Santiago Rivadeneira Aguirre (Quito) is an Ecuadorian writer, editor, theater critic, and university professor. From 1973-2000, he was the coordinator of the Theater School at the School of Fine Arts of the Central University of Ecuador. He was a member of the editorial board of the magazine Eskeletra and of the writer’s workshop La Pequeñalulupa. Among his best-known books are: “De cantos y huellas” (1976), “Las venturas de la abuela rota” (1995), and “Los sonidos del pensar en el teatro y la danza” (2017). He has taught literature, philosophy, theater, and cinema at universities.

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Alfredo Noriega

Afredo Noriega Fernández (Quito, 1962) is an Ecuadorian writer, novelist, short story writer, and playwright. In the early 1980’s he was a member of the writing workshop of Miguel Donoso Pareja and founded the group La Pequeñalulupa. In 1985, he moved to Paris, France where he studied linguistics at the Sorbonne Nouvelle. He lived in Paris and Brussels for many years and now lives in Cardiff, United Kingdom. He has worked as a Spanish professor at universities. He is a highly-acclaimed author of noir novels. Some of his best-known work includes the 2002 novel “De que nada se sabe,” (translated into French as C’est dur de mourir au printemps), its 2010 sequel “Tan solo morir” (translated as Mourir, la belle affaire), and the trilogy’s final book, the 2019 novel “Eso si nunca.” The trilogy’s first novel, “De que nada se sabe,” was adapted into a film in 2008 titled “Cuando me toque a mí” by director Víctor Arregui who co-wrote the screenplay with him. He has published novels, short story collections, poetry collections, and plays. His stories have been included in several national and international anthologies.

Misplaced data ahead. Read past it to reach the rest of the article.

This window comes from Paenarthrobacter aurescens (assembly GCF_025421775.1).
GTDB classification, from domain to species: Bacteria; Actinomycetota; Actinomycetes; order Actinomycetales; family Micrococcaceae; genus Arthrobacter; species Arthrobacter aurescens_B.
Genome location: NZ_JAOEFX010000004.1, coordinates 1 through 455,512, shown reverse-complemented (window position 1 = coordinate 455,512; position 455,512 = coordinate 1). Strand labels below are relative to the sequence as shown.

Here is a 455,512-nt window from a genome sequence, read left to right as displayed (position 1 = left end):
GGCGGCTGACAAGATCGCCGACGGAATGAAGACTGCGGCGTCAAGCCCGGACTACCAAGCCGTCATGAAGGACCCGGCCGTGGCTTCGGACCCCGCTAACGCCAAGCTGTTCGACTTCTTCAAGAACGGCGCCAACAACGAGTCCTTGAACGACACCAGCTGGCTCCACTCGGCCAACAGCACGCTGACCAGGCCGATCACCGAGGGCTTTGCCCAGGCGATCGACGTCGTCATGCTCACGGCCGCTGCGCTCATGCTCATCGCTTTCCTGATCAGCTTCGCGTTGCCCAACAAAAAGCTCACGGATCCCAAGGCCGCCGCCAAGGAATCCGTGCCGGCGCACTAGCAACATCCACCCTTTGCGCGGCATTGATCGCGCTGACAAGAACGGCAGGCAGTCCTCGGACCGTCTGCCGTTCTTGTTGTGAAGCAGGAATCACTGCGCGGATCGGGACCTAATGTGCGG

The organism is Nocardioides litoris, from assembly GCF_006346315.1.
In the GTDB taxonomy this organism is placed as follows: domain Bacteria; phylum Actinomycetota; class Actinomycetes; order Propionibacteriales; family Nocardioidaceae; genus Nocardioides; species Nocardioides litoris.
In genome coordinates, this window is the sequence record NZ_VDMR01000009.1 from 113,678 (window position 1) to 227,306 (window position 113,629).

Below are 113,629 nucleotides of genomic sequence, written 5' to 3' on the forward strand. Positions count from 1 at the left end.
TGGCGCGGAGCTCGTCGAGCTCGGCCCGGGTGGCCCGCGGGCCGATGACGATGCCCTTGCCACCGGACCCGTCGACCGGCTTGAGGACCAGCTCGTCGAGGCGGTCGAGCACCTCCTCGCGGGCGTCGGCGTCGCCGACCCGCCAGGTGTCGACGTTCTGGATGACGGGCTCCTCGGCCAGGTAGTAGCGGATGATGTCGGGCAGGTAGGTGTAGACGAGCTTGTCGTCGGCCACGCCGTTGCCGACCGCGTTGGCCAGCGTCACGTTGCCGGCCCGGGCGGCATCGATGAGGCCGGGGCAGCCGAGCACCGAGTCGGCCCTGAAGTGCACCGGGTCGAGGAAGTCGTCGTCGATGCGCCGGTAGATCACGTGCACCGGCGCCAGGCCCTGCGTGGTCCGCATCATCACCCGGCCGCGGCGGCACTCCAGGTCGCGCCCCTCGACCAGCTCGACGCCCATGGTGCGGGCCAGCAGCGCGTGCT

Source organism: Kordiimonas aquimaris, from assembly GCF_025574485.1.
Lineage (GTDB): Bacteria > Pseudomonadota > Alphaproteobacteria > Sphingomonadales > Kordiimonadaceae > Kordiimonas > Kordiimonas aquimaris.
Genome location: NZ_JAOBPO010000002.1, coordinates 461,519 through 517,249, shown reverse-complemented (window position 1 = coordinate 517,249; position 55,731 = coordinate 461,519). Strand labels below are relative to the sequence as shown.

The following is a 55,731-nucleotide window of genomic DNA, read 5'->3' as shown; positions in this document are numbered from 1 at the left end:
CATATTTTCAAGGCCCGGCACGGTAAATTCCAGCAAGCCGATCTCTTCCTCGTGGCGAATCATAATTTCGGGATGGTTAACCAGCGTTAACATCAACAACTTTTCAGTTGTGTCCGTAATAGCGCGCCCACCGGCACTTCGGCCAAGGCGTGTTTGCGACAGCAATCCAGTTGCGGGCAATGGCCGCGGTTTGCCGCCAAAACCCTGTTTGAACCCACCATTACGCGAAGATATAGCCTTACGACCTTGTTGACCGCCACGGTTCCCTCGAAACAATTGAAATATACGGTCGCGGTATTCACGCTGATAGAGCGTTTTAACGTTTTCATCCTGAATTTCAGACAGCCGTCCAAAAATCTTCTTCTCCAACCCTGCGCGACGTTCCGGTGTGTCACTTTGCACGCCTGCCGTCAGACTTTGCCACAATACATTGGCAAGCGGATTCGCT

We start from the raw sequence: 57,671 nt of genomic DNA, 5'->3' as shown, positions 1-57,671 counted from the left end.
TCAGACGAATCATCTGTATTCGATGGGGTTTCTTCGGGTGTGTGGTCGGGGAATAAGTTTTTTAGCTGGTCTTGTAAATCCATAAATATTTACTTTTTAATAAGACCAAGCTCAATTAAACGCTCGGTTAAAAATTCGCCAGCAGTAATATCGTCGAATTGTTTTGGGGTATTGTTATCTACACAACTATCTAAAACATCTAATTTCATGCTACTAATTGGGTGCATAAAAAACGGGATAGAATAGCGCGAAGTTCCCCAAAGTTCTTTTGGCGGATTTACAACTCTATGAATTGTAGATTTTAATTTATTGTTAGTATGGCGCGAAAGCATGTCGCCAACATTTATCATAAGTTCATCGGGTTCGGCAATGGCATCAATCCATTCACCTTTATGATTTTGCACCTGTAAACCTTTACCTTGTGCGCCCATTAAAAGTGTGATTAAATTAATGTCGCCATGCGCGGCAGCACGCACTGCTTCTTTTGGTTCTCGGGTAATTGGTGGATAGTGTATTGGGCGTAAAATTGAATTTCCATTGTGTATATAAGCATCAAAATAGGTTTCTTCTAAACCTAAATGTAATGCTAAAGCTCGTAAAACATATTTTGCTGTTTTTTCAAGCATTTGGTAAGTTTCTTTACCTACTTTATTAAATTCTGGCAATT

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Carlos Coello García

Carlos Coello García (Manta, 1983) is an Ecuadorian lawyer, writer, and poet. He lives in the city of Santa Ana in the Manabi province. He has published three poetry collections: “La inspiración de un fantasma” (2002) “La creación perfecta” (2009) and “El origen del mal y otros poemas” (2017). His novel, “Leyendas de un fauno” (2018), is the first book in a fantasy trilogy. His latest book, “Oculto” (2022) is a horror novel. Some of his poems and stories have been published in newspapers in his province and digital blogs.